In this article I shall concern myself with the question ‘Is some type of justification required in order for belief in God to be rational?’ Many philosophers and theologians in the past would have responded affirmatively to this question. However, in our own day, there are those who maintain that natural theology in any form is not necessary. This is because of the rise of a different understanding of the nature of religious belief. Unlike what most people in the past (...) thought, religious belief is not in any sense arrived at or inferred on the basis of other known propositions. On the contrary, belief in God is taken to be as basic as a person's belief in the existence of himself, of the chair in which he is sitting, or the past. The old view that there must be a justification of religious belief, whether known or unknown, is held to be mistaken. One of the most outspoken advocates of this view is Alvin Plantinga. According to Plantinga the mature theist ought not to accept belief in God as a conclusion from other things he believes. Rather, he should accept it as basic, as a part of the bedrock of his noetic structure. ‘The mature theist commits himself to belief in God; this means that he accepts belief in God as basic.’. (shrink)
After a brief account of the problem of higher-order vagueness, and its seeming intractability, I explore what comes of the issue on a linguistic, contextualist account of vagueness. On the view in question, predicates like ‘borderline red’ and ‘determinately red’ are, or at least can be, vague, but they are different in kind from ‘red’. In particular, ‘borderline red’ and ‘determinately red’ are not colours. These predicates have linguistic components, and invoke notions like ‘competent user of the language’. On my (...) view, so-called ‘higher-order vagueness’ is actually ordinary, ﬁrst-order vagueness in different predicates. I explore the possibility that, nevertheless, a pernicious regress ensues. (shrink)
Ryan, Jennie A current search of reliable internet sources gives the present number of recognised major world religions as somewhere between twenty two and twenty five. These religions have approximately 6.9 billion adherents. Recent meta-analysis of a range of surveys into non-belief in 'God' has reported that between 7% and 10% of the world's population identifies as non-theistic . Out of the top fifty countries with the largest percentage of self-professed atheists, , close to 80% are developed, democratic, mostly European (...) countries, with high standards of public healthcare and accessible food, water and housing. (shrink)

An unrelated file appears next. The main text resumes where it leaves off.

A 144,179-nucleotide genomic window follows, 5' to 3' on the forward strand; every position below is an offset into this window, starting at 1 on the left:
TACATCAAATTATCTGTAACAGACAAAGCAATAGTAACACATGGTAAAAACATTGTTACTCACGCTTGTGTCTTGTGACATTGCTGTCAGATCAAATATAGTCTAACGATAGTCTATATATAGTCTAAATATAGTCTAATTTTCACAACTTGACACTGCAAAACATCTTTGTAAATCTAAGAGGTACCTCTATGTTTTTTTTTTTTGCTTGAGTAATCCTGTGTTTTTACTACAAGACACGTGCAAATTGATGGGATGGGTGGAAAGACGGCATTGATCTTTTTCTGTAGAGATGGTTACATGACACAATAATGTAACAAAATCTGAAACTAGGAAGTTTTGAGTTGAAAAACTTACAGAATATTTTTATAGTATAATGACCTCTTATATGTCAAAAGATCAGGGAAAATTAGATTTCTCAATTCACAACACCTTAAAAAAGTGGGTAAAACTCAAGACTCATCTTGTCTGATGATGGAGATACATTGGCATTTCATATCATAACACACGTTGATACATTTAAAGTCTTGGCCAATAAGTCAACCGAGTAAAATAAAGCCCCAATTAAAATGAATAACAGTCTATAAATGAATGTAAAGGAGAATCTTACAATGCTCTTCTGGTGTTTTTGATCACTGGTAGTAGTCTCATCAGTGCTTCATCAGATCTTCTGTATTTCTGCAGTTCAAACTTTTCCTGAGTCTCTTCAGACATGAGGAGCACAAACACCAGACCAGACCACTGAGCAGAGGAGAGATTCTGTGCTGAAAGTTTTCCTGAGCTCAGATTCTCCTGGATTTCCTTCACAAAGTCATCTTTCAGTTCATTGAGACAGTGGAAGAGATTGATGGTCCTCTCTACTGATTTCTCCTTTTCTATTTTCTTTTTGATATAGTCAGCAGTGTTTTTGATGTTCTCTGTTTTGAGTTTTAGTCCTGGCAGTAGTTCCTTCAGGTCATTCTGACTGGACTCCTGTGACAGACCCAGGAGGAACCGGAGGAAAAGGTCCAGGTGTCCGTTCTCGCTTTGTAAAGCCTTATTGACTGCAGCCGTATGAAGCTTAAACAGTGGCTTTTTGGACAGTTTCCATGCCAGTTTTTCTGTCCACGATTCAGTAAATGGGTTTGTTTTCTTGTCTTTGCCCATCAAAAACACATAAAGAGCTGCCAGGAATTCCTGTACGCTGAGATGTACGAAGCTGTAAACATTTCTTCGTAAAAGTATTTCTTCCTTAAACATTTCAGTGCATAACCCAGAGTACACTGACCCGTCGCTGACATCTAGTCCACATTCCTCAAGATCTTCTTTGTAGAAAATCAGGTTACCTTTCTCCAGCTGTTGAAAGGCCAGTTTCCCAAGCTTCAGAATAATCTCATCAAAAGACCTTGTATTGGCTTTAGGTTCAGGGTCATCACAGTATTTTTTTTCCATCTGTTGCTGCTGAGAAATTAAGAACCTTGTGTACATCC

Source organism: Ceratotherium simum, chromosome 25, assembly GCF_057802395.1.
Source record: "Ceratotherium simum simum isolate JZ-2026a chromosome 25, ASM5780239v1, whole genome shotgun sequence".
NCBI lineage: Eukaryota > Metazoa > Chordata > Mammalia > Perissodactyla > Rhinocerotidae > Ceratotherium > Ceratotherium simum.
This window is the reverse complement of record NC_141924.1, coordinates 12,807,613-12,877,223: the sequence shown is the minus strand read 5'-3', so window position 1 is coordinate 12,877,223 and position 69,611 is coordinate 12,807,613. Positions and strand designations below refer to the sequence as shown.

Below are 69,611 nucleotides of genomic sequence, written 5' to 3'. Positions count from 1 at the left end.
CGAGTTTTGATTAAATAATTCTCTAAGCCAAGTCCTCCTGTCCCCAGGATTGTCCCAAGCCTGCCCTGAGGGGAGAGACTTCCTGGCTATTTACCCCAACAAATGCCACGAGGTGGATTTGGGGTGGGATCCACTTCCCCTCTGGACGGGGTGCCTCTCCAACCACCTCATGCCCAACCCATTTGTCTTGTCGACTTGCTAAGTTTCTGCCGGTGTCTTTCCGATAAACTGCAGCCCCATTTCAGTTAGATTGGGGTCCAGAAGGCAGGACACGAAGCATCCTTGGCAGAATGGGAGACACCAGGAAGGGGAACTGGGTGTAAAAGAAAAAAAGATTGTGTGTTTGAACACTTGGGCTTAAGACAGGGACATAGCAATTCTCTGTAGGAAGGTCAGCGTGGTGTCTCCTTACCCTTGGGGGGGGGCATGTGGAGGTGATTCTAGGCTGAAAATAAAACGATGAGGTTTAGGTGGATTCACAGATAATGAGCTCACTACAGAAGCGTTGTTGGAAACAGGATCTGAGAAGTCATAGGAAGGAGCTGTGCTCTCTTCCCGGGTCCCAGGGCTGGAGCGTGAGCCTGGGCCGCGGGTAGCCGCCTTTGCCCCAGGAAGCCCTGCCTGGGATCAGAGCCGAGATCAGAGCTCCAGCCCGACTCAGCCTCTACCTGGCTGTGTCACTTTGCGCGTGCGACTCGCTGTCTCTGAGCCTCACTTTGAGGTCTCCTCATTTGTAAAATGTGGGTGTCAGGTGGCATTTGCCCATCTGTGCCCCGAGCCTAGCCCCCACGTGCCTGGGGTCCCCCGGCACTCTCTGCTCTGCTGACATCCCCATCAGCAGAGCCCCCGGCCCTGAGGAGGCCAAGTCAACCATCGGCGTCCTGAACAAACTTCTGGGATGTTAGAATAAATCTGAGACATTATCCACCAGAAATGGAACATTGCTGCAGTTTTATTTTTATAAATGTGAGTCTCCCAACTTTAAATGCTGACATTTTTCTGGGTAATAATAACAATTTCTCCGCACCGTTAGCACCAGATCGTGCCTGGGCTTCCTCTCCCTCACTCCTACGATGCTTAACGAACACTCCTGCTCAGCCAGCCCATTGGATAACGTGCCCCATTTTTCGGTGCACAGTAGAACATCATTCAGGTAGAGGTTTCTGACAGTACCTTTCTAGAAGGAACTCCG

James Frederick Ferrier James Frederick Ferrier was a mid-nineteenth-century Scottish metaphysician who developed the first post-Hegelian system of idealism in Britain. Unlike the British Idealists in the latter half of the nineteenth century, he was neither a Kantian nor a Hegelian. Instead, he largely develops his idealist metaphysics via his defense of Berkeley and … Continue reading Ferrier, James Frederick →.
Jenny Saville is a leading contemporary painter of female nudes. This paper explores her work in light of theories of gender and embodied agency. Recent work on the phenomenology of embodiment draws a distinction between the body image and the body schema. The body image is your representation of your own body, including your visual image of it and your emotional attitudes towards it. The body schema is comprised of your proprioceptive knowledge, your corporeally encoded memories, and your corporeal (...) proficiency with respect to various environments and activities. Saville is concerned with body image issues, and I discuss how she reconfigures representational practices with respect to feminine body images. However, the most exciting potential for feminist analysis of the state of the female nude derives from the concept of the body schema, for this concept endows the human body with subjectivity and agency. My key question, then, is by what pictorial means and to what extent Saville succeeds in representing agentic womanhood. I argue that interpreting Saville’s paintings from the standpoint of the body schema demonstrates the radicality of her remaking of the female nude and the rapport between her imagery and feminist values. (shrink)
In William Ockham on Metaphysics, Jenny E. Pelletier gives an account of Ockham's concept of metaphysics as the science of being and God as it emerges sporadically throughout his philosophical and theological work.
Stuart, Jennie Review(s) of: Hands off not an option! The reminiscence museum mirror of a humanistic care philosophy, by Professor Dr Hans Marcel Becker assisted by Inez van den Dobbelsteen- Becker and Topsy Ros. Eburon Academic Publishers, Delft, 2011 272 pp.